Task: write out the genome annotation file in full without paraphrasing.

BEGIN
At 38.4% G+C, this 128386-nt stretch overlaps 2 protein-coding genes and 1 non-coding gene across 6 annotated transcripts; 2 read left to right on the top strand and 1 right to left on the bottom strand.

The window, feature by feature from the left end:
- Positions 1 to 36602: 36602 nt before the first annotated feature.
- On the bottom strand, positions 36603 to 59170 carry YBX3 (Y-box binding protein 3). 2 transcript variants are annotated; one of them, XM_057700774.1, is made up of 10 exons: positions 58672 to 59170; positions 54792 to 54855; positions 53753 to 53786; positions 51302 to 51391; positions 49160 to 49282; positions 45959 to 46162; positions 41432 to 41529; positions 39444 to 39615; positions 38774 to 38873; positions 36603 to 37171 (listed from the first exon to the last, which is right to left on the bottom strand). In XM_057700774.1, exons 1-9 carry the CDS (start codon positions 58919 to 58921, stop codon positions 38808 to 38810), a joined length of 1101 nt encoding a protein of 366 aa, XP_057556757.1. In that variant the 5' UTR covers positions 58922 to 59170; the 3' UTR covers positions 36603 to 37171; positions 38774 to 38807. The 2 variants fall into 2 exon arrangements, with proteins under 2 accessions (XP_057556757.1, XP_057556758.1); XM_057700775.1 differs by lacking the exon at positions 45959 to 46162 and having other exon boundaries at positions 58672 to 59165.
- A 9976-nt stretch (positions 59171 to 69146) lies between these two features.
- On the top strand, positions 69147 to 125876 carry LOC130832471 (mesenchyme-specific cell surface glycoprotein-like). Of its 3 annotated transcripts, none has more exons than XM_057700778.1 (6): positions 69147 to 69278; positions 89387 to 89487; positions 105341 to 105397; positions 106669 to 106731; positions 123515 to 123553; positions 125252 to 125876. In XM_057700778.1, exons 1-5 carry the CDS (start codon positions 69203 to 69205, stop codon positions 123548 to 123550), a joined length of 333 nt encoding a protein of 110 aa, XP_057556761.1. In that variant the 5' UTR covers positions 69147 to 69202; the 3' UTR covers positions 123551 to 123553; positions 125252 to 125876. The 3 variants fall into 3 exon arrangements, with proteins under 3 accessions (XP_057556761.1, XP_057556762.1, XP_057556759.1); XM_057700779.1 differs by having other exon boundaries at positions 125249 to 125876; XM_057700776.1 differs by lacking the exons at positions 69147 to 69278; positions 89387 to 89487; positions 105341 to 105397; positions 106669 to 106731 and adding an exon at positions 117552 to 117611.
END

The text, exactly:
At 38.4% G+C, this 128386-nt stretch overlaps 2 protein-coding genes and 1 non-coding gene across 6 annotated transcripts; 2 read left to right on the top strand and 1 right to left on the bottom strand.

The window, feature by feature from the left end:
- Positions 1 to 36602: 36602 nt before the first annotated feature.
- On the bottom strand, positions 36603 to 59170 carry YBX3 (Y-box binding protein 3). 2 transcript variants are annotated; one of them, XM_057700774.1, is made up of 10 exons: positions 58672 to 59170; positions 54792 to 54855; positions 53753 to 53786; positions 51302 to 51391; positions 49160 to 49282; positions 45959 to 46162; positions 41432 to 41529; positions 39444 to 39615; positions 38774 to 38873; positions 36603 to 37171 (listed from the first exon to the last, which is right to left on the bottom strand). In XM_057700774.1, exons 1-9 carry the CDS (start codon positions 58919 to 58921, stop codon positions 38808 to 38810), a joined length of 1101 nt encoding a protein of 366 aa, XP_057556757.1. In that variant the 5' UTR covers positions 58922 to 59170; the 3' UTR covers positions 36603 to 37171; positions 38774 to 38807. The 2 variants fall into 2 exon arrangements, with proteins under 2 accessions (XP_057556757.1, XP_057556758.1); XM_057700775.1 differs by lacking the exon at positions 45959 to 46162 and having other exon boundaries at positions 58672 to 59165.
- A 9976-nt stretch (positions 59171 to 69146) lies between these two features.
- On the top strand, positions 69147 to 125876 carry LOC130832471 (mesenchyme-specific cell surface glycoprotein-like). Of its 3 annotated transcripts, none has more exons than XM_057700778.1 (6): positions 69147 to 69278; positions 89387 to 89487; positions 105341 to 105397; positions 106669 to 106731; positions 123515 to 123553; positions 125252 to 125876. In XM_057700778.1, exons 1-5 carry the CDS (start codon positions 69203 to 69205, stop codon positions 123548 to 123550), a joined length of 333 nt encoding a protein of 110 aa, XP_057556761.1. In that variant the 5' UTR covers positions 69147 to 69202; the 3' UTR covers positions 123551 to 123553; positions 125252 to 125876. The 3 variants fall into 3 exon arrangements, with proteins under 3 accessions (XP_057556761.1, XP_057556762.1, XP_057556759.1); XM_057700779.1 differs by having other exon boundaries at positions 125249 to 125876; XM_057700776.1 differs by lacking the exons at positions 69147 to 69278; positions 89387 to 89487; positions 105341 to 105397; positions 106669 to 106731 and adding an exon at positions 117552 to 117611.